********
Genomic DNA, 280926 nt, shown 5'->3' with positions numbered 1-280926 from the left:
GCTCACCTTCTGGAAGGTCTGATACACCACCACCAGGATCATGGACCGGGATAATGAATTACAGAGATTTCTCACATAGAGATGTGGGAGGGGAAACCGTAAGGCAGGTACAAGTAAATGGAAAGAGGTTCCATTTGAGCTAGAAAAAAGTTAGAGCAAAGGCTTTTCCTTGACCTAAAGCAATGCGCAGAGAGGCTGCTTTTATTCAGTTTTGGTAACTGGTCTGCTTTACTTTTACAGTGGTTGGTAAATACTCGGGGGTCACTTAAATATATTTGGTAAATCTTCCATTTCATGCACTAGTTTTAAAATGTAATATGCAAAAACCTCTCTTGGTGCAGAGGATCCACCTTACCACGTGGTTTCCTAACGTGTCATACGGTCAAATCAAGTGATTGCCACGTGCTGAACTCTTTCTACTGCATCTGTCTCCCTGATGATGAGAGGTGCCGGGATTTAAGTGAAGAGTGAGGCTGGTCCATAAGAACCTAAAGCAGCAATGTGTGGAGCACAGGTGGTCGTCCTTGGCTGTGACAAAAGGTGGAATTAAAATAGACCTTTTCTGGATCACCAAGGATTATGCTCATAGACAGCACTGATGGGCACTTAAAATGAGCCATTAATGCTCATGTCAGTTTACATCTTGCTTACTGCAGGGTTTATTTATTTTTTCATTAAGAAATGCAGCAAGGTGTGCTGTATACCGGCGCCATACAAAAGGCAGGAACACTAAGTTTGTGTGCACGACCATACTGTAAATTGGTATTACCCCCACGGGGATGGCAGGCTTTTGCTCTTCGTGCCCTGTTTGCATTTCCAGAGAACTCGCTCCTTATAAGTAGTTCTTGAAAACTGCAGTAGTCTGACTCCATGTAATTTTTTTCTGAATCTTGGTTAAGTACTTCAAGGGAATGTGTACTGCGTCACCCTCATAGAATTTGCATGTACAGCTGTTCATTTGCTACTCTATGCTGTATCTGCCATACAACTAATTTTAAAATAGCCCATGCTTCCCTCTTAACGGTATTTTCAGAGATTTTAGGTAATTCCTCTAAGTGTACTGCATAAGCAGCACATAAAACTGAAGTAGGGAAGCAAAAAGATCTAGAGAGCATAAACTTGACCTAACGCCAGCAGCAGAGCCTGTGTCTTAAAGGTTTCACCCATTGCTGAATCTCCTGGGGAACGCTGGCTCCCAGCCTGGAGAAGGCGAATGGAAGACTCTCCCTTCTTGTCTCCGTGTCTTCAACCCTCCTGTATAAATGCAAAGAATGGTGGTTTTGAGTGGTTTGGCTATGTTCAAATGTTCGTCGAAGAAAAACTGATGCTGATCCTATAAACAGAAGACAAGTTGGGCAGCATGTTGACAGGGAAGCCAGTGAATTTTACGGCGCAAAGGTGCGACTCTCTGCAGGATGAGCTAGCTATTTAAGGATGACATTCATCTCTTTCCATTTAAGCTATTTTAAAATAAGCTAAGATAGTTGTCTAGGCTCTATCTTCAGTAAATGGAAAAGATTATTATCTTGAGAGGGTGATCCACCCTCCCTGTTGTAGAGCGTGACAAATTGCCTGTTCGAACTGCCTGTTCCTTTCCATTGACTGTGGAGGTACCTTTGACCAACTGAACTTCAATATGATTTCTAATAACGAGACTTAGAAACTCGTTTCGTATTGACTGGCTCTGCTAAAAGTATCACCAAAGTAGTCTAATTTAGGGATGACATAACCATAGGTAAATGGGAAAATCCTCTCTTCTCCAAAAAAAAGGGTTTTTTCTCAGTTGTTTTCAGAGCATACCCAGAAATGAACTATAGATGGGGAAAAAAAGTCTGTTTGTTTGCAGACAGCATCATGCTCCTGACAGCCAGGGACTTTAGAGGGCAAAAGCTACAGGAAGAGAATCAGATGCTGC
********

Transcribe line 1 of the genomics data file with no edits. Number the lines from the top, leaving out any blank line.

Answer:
Genomic DNA, 280926 nt, shown 5'->3' with positions numbered 1-280926 from the left: